• Look for Color and Size: Choose gooseberries that are fully ripe and have reached their full color. The color varies depending on the variety and can range from green to red or even purple.  See this page for description sof each of the varieties of gooseberries.
  • Test for Ripeness: Gently squeeze the gooseberries. Ripe ones should be slightly soft to the touch but not mushy. They should give a little when pressed.
  • Be Gentle with Berries: Gooseberries are delicate and can bruise easily. Handle them with care to maintain their quality.
  • Avoid Underripe Berries: Leave berries that are hard and unyielding on the bush, as they are not yet ripe.
  • Check the Softness: Be cautious of berries that are overly soft, as they might be overripe and prone to bruising.
  • Mind the Thorns: Gooseberry bushes can have thorns, so wear gloves and long sleeves to protect your hands and arms while picking.
  • Use Gentle Pressure: Hold the gooseberry gently between your thumb and forefinger, and twist it slightly to detach it from the stem.
  • Harvest Clusters: Gooseberries often grow in clusters. You can pick entire clusters by gently holding the branch and detaching the whole group at once.
  • Inspect for Pests: While picking, keep an eye out for any pests that might be hiding in the foliage or on the berries.
  • Avoid Removing Leaves: Try to avoid pulling off leaves or damaging the bush while picking. Leaves provide energy to the plant.

After Harvesting

  • Cool: Get them into the shade as soon as possible.
  • Separate Unripe and Ripe Berries: As you pick, separate underripe berries from ripe ones to ensure even ripening and better quality.
  • Store Properly: After picking, gently transfer the gooseberries into shallow containers or bags. Store them in the refrigerator as soon as possible to maintain freshness.
  • - *

Before you leave to go to the farm:

  1. Always call before you go to the farm - Gooseberries are affected by weather (especially rain and cooler temperatures) more than most crops. And when they are in season, a large turnout can pick a field clean before noon, so CALL first! Always call before you go to the farm - Gooseberries are affected by weather (especially rain and cooler temperatures) more than most crops. And when they are in season, a large turnout can pick a field clean before noon, so CALL first!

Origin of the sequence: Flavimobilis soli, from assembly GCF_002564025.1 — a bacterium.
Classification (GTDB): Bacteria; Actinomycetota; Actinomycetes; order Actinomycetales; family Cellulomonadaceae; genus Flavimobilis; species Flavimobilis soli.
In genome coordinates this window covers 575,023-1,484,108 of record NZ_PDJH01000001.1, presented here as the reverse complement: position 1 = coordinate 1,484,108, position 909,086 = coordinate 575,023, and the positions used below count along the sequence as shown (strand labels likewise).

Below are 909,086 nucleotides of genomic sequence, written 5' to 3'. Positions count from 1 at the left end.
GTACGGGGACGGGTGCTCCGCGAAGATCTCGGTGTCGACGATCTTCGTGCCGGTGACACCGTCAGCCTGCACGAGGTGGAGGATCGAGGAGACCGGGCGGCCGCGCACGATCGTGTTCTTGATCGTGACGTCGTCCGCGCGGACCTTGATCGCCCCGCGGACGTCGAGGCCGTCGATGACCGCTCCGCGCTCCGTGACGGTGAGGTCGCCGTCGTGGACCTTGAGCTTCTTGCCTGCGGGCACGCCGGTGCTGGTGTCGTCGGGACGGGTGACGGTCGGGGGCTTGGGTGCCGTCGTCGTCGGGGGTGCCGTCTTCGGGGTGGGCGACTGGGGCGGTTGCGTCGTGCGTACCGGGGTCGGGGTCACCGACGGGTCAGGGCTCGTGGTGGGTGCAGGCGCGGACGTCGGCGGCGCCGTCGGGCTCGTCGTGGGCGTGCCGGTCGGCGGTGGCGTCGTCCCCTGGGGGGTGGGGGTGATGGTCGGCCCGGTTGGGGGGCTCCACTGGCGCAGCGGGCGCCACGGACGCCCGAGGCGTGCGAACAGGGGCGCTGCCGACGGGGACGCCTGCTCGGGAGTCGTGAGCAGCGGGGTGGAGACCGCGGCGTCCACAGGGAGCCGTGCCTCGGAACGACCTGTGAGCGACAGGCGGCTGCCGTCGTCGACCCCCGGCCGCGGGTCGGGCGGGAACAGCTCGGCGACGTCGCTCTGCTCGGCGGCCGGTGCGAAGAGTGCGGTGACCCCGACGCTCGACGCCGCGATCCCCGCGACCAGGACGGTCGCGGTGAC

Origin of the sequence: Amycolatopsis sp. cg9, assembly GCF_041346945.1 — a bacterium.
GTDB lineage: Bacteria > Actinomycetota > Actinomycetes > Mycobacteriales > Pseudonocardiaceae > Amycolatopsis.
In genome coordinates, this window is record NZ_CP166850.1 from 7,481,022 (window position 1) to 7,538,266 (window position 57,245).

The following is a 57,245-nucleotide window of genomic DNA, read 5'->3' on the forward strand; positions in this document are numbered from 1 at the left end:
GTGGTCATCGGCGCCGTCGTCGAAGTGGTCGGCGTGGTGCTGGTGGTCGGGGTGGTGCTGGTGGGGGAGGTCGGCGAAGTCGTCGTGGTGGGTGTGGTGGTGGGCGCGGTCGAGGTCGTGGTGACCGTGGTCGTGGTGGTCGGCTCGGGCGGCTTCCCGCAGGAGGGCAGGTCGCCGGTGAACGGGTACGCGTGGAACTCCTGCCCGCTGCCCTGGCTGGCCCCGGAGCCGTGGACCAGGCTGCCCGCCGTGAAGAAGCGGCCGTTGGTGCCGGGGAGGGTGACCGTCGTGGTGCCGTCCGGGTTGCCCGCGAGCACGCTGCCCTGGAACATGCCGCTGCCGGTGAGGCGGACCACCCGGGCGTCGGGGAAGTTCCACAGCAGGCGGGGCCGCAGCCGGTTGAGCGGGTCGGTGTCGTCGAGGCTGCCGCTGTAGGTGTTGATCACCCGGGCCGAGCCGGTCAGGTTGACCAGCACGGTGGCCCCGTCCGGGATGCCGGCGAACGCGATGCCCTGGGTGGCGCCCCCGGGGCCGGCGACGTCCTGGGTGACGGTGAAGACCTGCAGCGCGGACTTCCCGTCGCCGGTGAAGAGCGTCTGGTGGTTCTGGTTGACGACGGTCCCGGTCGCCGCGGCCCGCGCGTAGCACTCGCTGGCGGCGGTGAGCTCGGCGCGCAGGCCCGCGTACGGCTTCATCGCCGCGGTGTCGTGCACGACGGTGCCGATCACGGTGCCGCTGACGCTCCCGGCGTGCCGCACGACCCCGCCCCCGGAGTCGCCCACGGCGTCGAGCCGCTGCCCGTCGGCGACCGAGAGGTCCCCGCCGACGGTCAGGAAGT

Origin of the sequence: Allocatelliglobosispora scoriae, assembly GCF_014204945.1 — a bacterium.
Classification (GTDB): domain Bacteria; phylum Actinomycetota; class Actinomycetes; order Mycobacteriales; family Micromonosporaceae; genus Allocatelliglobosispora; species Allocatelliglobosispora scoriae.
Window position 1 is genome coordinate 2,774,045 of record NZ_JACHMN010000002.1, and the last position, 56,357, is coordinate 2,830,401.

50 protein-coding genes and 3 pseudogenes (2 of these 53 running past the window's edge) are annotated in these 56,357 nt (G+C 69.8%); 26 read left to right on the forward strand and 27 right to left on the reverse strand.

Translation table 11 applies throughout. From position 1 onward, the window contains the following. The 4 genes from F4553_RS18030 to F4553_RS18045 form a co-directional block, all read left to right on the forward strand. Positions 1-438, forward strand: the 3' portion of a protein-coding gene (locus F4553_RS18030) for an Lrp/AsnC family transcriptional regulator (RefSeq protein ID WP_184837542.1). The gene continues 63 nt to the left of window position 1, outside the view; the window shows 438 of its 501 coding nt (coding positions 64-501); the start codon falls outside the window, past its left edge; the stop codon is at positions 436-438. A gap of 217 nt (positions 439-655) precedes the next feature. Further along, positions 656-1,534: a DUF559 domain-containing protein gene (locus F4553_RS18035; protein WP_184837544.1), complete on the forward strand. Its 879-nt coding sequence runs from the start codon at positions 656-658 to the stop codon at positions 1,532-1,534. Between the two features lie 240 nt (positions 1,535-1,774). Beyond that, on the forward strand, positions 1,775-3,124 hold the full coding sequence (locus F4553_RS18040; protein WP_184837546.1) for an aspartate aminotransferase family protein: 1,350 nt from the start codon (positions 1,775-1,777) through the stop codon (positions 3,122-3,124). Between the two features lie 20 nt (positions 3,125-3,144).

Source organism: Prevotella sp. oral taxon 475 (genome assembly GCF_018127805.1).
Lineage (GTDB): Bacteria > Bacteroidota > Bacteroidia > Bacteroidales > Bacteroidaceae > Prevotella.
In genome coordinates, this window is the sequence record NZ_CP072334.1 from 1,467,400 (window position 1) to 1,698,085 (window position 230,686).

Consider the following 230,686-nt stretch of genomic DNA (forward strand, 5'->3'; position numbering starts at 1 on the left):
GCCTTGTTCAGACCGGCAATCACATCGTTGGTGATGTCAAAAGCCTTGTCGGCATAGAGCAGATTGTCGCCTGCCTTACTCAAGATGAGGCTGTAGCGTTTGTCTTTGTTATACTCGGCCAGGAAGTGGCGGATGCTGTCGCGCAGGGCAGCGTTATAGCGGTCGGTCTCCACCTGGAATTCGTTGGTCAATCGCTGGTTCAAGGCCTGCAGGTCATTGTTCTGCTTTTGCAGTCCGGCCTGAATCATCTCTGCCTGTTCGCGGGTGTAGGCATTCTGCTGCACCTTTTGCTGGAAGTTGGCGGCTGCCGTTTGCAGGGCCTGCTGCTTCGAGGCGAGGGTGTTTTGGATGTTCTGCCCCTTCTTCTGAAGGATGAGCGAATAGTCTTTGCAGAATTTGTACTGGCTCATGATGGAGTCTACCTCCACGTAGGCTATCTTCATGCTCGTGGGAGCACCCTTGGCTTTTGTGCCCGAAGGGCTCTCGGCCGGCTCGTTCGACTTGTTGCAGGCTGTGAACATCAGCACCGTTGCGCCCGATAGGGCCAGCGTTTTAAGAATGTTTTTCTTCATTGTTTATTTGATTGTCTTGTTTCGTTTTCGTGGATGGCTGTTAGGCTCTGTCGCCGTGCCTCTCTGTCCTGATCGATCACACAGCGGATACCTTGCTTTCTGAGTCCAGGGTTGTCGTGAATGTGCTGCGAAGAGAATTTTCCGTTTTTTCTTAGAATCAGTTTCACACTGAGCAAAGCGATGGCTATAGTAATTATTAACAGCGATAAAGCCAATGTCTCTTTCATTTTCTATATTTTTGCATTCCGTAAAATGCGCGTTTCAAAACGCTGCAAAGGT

2. Leave early. On weekends, then fields may be picked clean by NOON!
  3. Most growers furnish picking containers designed for Gooseberries, but they may charge you for them; be sure to call before you go to see if you need to bring containers.
    If you use your own containers, remember that heaping Gooseberries more than 3 inches deep will smush the lower Gooseberries. Plastic dishpans, metal oven pans with 3 inch tall sides and large pots make good containers. I like the Glad storage containers like the one at right.
  4. Bring something to drink and a few snacks; you'd be surprised how you can work up a thirst and appetite! And don't forget hats and sunscreen for the sun. Bugs usually aren't a problem, but some deet might be good to bring along if it has been rainy.

When you get home

  1. DON'T wash the Gooseberries until you are ready to use them. Washing makes them more prone to spoiling.
  2. Keep them cool: Temperatures between 34 F and 38 F are best, but, be careful not to freeze Gooseberries! (Fresh Gooseberries are highly prone to freeze damage).
  3. Sort again: Pour them out into shallow pans and remove any mushed, soft or rotting Gooseberries
  4. Freeze: Gooseberries can also be frozen for longer storage.
  5. Use Quickly: Gooseberries have a relatively short shelf life. Plan to use or preserve them within a few days of picking.
  6. Consider Usage: Gooseberries can be used in both sweet and savory dishes, such as jams, pies, sauces, and even pickles
  7. Use or freeze quickly: Even under ideal conditions Gooseberries will only keep for a week or two in a refrigerator, so for best flavor and texture, consume or freeze them as soon as possible after purchase.
  8. See my How to freeze berries page. (Unless you're going to make jam right away)
  9. Now, get ready to make Gooseberries jam - It is VERY easy

Gooseberries Recipes, Canning, Jam, Jelly, and related resources



Other Local Farm Products (Honey, Horses, Milk, Meat, Eggs, Etc.)
(NOT pick-your-own, unless they are also listed above)